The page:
Sadly, Money Often Rules

Today’s story (not directly my own but another mother’s – I was also made desperate by a lack of financial resources with my own young daughter and so I have a lot of empathy for these situations).

Here’s the other person’s experience – I was that young mother capable of parenting but due to a lack of resources, such as housing and just generally not being as monetarily stable as the prospective adoptive parents (foster parents after a child protective services intervention) it was never a question of IF I acted properly with my child, the only question was – who could provide more for him ?

She notes that it is so important to help women who are struggling similarly. I had people that had helped me along the way but I always wonder, what IF ? There are definitely pressures to sign a Termination of Parental Rights. It’s disgusting tactic used with young vulnerable mothers. Especially true with those who are actually capable of parenting. I wish I had some magic resource to help other women in that situation and make their lives easier. I’m glad that some of these mothers have a truly supportive person in their corner. Even if it is just the belief in a struggling young mother’s ability to be a good mother. That means more than she will ever be able to say to you.

Her story continues, in my own situation, I was so beat up and torn down by child protective services, that I eventually thought maybe I wasn’t what was best for my child. It was excruciating and tore my world apart. 

Never think something like this could never happen to good people because every day it does. We do not support families in this society as much as we should.

No Win Situation

An unwed mother is pregnant with her 2nd child, due in early February, and the dad has no plans to be involved. She has a 5-year-old that she had the same heartfelt struggle with making this decision. She has spent almost every day of his life, wondering if he would’ve been better off if she’d just put him up for adoption. That is what she wanted to before his dad stepped in and said he wanted to keep him. She has limited to no support from her family and friends.

Where she is now . . . “The only consensus I managed to come to is that I’d be traumatizing my baby if I put it for adoption, but if I don’t have support, I’m going to ruin the baby anyway. So many of those adoptees have such a jaded, negative view of their birth families for putting them up for adoption, but they also resent their adoptive families for ‘stealing’ them, so I’m right back to square one of no matter what I choose, I’m evil and ruining my baby’s life.”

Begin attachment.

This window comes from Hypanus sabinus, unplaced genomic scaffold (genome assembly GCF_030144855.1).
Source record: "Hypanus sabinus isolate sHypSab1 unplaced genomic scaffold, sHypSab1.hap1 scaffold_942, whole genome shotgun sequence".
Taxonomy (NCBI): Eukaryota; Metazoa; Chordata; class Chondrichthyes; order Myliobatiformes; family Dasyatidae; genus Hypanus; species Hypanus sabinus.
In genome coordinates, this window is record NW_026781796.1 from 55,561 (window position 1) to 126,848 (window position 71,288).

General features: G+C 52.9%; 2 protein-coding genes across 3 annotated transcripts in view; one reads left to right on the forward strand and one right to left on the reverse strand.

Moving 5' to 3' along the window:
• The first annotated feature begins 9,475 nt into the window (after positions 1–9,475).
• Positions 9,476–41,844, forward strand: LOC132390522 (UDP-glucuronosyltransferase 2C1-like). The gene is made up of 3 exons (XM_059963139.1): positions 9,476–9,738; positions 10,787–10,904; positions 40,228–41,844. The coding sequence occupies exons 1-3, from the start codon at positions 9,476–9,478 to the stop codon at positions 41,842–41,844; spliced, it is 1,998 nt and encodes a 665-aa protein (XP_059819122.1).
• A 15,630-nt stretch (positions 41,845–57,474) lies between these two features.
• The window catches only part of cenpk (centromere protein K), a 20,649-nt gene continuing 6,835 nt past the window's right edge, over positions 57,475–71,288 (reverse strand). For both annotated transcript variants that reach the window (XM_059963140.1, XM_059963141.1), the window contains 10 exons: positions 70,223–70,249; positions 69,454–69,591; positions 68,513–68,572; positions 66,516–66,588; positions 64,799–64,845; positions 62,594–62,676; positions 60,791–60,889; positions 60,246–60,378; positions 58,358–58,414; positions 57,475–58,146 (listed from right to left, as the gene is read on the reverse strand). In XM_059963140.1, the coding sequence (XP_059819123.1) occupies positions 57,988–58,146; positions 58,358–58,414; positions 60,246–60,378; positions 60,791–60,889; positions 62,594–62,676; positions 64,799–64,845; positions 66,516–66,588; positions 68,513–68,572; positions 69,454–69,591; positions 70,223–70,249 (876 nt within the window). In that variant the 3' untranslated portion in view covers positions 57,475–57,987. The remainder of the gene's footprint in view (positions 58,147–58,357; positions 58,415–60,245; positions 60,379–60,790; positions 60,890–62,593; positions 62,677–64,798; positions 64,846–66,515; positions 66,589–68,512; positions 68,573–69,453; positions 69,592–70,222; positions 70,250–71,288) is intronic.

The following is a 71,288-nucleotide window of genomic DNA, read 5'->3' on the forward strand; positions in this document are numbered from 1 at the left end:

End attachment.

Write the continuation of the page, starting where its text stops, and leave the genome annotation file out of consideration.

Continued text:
From an adoptee – I’m an adoptee of a closed adoption. A DNA test for Ancestry revealed my birth parents. If I were you, I wouldn’t adopt and as an adoptee, I regret being adopted. I don’t necessarily think my birth parents ruined my life by not keeping me because I don’t know what my life would have been with them. Having another baby won’t ruin your life. It won’t ruin your son’s. You can get your mental health back either way, because either way it’s going to take work and probably therapy. I just wouldn’t make the decision out of fear that you’re not capable because I think that’s when we get into decisions we regret.

So often, when unwed expectant mothers come into my all things adoption group seeking insight, it is almost universal that they don’t feel capable of parenting. It is most likely true in all of these cases that those who do decide to parent still have a difficult and challenging situation to navigate. With some mothers, the group goes the extra mile to supply things the mother will need once she has her baby, if she decides to parent. These women often come back when the baby is older saying how grateful they are to have been encouraged to keep their babies.